COLUMBIA, S.C. (AP) — South Carolina lawmakers voted overwhelmingly Tuesday to consider removing the Confederate flag from their Statehouse grounds and other politicians took aim at Civil War-era symbols across the South, saying change is imperative after police said nine black churchgoers were slain in a hate crime.
Prodded by Gov. Nikki Haley’s call the day before to move the flag to a museum, lawmakers approved a measure enabling a flag debate by a vote of 103-10 in the House and a voice vote in the Senate.
The House vote brought a standing ovation and rounds of applause after Democratic and Republican leaders jointly sponsored the measure in a show of uncharacteristic unity. Very few lawmakers rose to say the flag should stay; some said they were saving speeches for what promises to be an emotional debate later this summer.
Lawmakers then prayed for state Sen. Clementa Pinckney, who joined the legislature in 1997 and who, as pastor of the Emanuel African Methodist Episcopalian church in Charleston, was among the dead.
“I ask that in the memory of Mr. Pinckney that we are generous in spirit, gracious in our conversation and please — even if we disagree, let’s agree to disagree agreeably,” Democratic Rep. Gilda Cobb-Hunter urged her colleagues. “Those nine families have shown us how to do it. I would strongly suggest we take a cue from them.”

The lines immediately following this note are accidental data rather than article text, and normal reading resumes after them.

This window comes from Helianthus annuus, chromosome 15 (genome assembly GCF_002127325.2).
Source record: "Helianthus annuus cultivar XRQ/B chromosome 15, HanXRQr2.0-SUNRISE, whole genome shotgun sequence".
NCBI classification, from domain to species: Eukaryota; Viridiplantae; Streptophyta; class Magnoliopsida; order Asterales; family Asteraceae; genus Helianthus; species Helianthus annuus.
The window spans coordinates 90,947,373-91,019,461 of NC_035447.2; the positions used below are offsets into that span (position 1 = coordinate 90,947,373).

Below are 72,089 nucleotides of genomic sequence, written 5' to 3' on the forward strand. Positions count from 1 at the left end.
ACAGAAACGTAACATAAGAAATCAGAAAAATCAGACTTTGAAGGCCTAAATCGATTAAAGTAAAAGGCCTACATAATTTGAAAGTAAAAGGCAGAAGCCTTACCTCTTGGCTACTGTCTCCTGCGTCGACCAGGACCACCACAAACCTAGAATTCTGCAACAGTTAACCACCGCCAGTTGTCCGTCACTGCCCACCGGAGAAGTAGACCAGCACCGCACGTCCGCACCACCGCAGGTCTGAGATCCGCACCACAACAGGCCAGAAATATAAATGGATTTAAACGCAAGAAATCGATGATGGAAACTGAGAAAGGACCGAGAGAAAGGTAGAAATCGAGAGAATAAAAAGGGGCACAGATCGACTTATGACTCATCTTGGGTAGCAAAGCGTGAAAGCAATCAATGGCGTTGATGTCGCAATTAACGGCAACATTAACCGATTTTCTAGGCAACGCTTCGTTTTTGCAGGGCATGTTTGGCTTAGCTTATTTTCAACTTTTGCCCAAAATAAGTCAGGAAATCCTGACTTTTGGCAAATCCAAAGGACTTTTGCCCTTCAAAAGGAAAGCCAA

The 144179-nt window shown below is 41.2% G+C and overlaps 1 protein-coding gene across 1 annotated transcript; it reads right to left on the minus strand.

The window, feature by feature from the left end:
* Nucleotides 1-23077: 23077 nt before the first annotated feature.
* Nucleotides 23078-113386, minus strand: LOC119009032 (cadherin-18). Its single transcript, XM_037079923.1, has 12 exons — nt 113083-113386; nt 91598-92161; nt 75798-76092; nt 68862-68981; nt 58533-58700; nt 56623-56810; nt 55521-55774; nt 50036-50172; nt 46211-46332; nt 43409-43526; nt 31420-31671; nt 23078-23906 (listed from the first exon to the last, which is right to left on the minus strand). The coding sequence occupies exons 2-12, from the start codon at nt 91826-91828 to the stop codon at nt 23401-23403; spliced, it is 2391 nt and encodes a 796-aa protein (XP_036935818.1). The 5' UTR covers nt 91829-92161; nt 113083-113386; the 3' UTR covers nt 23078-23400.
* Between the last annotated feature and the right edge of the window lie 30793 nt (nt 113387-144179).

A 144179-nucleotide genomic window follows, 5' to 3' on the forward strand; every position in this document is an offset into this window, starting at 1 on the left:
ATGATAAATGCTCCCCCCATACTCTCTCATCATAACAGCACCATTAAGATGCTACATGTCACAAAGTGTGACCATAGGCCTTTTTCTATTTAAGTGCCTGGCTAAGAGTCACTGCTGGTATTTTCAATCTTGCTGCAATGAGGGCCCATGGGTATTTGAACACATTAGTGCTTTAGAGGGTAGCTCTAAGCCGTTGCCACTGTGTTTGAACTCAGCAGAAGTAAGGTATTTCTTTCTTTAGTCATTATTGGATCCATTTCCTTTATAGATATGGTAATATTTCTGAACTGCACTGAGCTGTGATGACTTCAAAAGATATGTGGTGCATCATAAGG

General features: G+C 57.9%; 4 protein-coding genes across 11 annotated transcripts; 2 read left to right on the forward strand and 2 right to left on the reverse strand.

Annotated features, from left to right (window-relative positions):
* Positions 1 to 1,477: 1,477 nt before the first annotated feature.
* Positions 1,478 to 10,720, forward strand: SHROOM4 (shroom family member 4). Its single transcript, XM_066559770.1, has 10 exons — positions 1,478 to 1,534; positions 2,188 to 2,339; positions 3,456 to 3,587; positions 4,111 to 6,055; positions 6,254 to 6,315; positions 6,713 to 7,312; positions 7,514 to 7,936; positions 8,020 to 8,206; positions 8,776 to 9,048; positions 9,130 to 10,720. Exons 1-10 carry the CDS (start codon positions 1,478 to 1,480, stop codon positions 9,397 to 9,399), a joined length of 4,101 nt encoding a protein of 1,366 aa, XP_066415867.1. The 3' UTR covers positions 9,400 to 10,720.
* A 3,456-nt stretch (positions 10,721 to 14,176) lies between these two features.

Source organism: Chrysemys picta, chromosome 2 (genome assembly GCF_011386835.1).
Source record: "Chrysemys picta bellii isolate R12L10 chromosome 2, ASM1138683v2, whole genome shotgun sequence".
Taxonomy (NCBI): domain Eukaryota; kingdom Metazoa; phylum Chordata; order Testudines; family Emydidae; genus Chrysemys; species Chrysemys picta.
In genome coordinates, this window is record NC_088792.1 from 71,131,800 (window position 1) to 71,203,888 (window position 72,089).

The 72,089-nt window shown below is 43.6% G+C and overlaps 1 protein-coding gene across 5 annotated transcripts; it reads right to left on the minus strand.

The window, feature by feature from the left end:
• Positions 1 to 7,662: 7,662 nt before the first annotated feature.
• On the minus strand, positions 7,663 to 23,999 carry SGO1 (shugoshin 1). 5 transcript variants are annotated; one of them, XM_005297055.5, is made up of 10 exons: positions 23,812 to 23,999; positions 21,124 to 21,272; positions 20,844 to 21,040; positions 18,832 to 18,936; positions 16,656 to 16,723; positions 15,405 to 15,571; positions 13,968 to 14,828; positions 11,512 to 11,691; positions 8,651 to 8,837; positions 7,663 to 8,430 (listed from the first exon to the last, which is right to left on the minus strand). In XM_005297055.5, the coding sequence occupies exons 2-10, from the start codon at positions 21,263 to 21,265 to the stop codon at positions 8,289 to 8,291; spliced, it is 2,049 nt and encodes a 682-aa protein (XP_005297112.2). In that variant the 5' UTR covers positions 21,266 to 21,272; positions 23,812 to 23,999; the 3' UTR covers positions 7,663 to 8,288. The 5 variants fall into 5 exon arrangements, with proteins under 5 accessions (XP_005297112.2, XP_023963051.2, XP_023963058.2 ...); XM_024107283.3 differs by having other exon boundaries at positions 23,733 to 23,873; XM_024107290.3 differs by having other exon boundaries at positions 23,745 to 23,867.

Dylann Storm Roof, who faces murder and gun charges in the church attack, had posed in photos displaying Confederate flags and burning or desecrating U.S. flags, and told a friend that he was planning to do something “for the white race.”
Haley’s call to put the Confederate flag in a museum was quickly seconded by leading Republicans including U.S. Sen. Lindsey Graham of South Carolina and Senate Majority Leader Mitch McConnell, giving others a political opening to announce their moves. Many cited the church slayings as they abandoned the long-held position that even debating the status of the flag would be too racially divisive today.
“Last week’s terrorizing act of violence shook the very core of every South Carolinian,” South Carolina House Speaker Jay Lucas said in support of the measure.
And once South Carolina took action, other states moved quickly.
Mississippi House Speaker Philip Gunn called for removing the Confederate emblem from the state flag. Both Democrats and Republicans in Tennessee said a bust of Confederate general and Ku Klux Klan leader Nathan Bedford Forrest must go from the Senate. Virginia Gov. Terry McAuliffe wants vanity license plates depicting the Confederate flag replaced. McConnell joined Kentucky’s Republican nominee for governor, Matt Bevin, in calling for the removal of a statue of Confederate President Jefferson Davis from their state Capitol’s rotunda.
Big businesses also took action: Wal-Mart Stores Inc., Amazon.com Inc., EBay Inc., Target Corp. and Sears Holding Corp. announced they would no longer sell merchandise featuring the Confederate flag. And the Valley Forge Flag Co., which has sent flags into battle and to the moon, said it won’t make them anymore.